Two UI faculty members involved in History Channel series


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University of Iowa Assistant Professor Robert Cargill’s office resembles an eclectic mix of religious ideologies. His office has Hebrew writing on papers tacked to the walls, religious scriptures stacked on shelves, and books about religious interpretation spread throughout the room.

Cargill, who is on the faculty of classics and religious studies, and Jordan Smith, a lecturer in religious studies, have been involved in the production of a new History Channel series called “Bible Secrets Revealed,” which aired its first episode Wednesday night. The series, he said, is intended to give the public a look at scholarly understandings of one of the most important documents in the world.

“Through the process of writing it, rewriting it and interpreting it over the course 2,500 years, it’s very difficult to then say that we should base modern law on this ancient text,” he said. “The Bible was written in an ancient context, and it was one interpretation of ancient issues.”

Cargill said the series wanted to show a broad spectrum of scholarly opinions about some of the bible. The documentary features rabbis, Islamic scholars, Christian scholars who teach at conservative Christian universities, Catholics, Protestants, as well as agnostics and atheists.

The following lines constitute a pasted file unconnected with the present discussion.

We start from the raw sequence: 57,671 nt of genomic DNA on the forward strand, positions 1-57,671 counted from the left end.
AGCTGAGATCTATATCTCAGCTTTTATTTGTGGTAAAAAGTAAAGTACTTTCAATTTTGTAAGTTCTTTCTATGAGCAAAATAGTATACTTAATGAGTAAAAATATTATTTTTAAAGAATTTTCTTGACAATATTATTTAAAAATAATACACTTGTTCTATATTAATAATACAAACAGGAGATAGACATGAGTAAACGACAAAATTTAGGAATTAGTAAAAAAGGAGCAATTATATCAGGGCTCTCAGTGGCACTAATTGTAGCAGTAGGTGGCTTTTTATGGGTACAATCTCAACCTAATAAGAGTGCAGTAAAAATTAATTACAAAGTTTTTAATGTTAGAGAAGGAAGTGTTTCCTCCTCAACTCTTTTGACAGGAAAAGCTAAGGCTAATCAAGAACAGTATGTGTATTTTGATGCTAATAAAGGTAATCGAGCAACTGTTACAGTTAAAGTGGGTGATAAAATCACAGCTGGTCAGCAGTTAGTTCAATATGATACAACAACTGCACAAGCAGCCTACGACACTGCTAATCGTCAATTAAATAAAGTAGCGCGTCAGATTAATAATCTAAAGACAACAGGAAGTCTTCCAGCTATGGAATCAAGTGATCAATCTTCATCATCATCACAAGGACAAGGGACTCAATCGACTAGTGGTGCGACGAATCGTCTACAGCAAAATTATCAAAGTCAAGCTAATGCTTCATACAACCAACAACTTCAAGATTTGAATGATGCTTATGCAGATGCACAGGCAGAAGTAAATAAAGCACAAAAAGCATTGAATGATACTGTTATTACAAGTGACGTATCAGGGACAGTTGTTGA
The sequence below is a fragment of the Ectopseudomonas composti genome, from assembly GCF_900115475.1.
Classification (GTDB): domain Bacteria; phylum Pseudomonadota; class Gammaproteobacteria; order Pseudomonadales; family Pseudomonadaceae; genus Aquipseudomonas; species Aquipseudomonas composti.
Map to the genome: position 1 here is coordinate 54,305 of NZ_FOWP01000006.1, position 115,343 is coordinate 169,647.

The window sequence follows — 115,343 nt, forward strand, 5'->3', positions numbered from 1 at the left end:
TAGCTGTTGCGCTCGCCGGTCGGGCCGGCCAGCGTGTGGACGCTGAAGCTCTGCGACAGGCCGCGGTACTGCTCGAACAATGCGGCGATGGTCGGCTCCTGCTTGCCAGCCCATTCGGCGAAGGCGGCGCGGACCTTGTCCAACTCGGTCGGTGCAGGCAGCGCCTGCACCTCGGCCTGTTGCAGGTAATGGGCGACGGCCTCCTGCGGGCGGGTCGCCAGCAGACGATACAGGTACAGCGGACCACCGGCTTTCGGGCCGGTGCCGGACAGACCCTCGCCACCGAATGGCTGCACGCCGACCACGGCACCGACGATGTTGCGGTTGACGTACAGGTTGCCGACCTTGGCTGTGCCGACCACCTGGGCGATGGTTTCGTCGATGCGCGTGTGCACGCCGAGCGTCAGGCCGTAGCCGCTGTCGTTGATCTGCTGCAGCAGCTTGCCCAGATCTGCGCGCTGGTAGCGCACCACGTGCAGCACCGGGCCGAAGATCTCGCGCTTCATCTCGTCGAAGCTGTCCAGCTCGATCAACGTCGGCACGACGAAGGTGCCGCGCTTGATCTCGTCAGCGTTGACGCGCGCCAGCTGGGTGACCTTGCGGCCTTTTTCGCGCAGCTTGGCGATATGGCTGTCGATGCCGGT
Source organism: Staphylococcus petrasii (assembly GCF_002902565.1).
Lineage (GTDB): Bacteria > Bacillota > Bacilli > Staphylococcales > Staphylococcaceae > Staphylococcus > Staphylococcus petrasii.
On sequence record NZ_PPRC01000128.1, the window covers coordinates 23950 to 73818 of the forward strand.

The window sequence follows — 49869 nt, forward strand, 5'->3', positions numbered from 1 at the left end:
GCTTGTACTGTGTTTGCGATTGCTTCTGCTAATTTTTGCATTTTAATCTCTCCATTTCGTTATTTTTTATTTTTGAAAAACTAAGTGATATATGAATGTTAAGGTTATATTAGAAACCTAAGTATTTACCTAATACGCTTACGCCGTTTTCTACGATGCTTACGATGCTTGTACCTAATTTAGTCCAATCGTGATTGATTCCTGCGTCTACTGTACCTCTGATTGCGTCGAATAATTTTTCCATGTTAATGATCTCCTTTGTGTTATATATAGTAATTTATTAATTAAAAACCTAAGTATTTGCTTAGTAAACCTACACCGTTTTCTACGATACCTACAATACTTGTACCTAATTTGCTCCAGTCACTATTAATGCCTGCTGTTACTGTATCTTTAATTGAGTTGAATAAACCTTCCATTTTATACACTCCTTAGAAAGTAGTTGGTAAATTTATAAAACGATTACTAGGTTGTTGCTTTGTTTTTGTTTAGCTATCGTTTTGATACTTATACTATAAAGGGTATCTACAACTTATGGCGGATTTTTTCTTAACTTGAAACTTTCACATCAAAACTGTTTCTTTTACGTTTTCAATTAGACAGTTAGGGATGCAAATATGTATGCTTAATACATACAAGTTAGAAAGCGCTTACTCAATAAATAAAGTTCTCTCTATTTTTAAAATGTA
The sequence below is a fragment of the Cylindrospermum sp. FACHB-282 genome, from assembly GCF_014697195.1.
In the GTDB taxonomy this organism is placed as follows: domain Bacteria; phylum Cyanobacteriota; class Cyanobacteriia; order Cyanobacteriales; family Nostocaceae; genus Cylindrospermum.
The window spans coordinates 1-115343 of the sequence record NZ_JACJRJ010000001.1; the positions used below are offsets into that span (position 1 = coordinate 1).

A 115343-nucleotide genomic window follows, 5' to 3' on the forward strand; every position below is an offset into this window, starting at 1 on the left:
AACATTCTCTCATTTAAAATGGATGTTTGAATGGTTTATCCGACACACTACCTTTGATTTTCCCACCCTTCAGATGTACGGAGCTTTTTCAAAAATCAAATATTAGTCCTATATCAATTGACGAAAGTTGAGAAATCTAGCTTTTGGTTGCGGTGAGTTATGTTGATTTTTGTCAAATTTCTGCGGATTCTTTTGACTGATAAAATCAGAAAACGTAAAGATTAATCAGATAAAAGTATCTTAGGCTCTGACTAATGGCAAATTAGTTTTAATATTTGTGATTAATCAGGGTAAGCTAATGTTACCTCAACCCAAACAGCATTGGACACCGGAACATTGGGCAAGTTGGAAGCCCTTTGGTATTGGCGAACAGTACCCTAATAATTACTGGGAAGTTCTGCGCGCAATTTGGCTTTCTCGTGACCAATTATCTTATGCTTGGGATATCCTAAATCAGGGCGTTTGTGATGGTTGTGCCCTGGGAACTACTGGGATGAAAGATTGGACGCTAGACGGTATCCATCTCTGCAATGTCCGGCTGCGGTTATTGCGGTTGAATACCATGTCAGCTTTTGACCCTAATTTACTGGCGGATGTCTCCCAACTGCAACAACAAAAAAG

Beyond teaching at the UI, Cargill said, he aims to create discussion about religious interpretation throughout society as a whole, which is available through documentaries in a broader sense.

“A lot of Christians would rightly criticize the use of the Koran as the basis for modern Islamic states,” Cargill said. “Why should Christians then insist upon their religious scriptures — the Bible — as the basis for our modern laws? To insist that the ancient Bible be the basis of modern civil law is the equivalent of Christian Sharia Law.”

Interviews of both Cargill and Smith for the documentary were filmed in Israel on site of an archaeological dig this past summer in Tel Azekah. The trip also included a number of UI students who helped on the dig. Cargill said he’s been on a number of digs dating back to 1999, and this was by far his favorite.

“What I enjoy the most is taking students to the Holy Land and letting them experience history. To watch the students touch the Western Wall for the first time or to set foot in the Church of the Holy Sepulcher for the first time is fascinating to me and keeps me young,” Cargill said and chuckled.

Smith said he was unsure what to expect for the archaeological dig but was awed by the experience.

“It’s amazing to be there, to be in the place that you’ve been studying and learning about since you were a child,” he said.

One student involved in the dig, Sanna Miller, said being on site was an invaluable experience.

“It wasn’t an academic or religious interest for me, it was just interest of seeing and experience being in a whole new culture and experiencing that kind of work,” she said.

A critical comment against the series, Smith said, has been that the documentary is trying to convey the Bible as a lie. But Smith argues the meaning they are trying to get across is that the interpretation of what the Bible means today may not have been what it meant in the past. He noted that understanding that people interpret the Bible differently allows for a constructive dialogue about religion.

“I don’t think it should be privileged,” he said. “There are laws in the Bible about slavery. There are all sorts of laws in the Bible that we don’t think of as applicable anymore — that is the way to view it. There is a lot of good info in the Bible, but there are a lot of very disturbing things that are said there that we don’t agree with anymore.”

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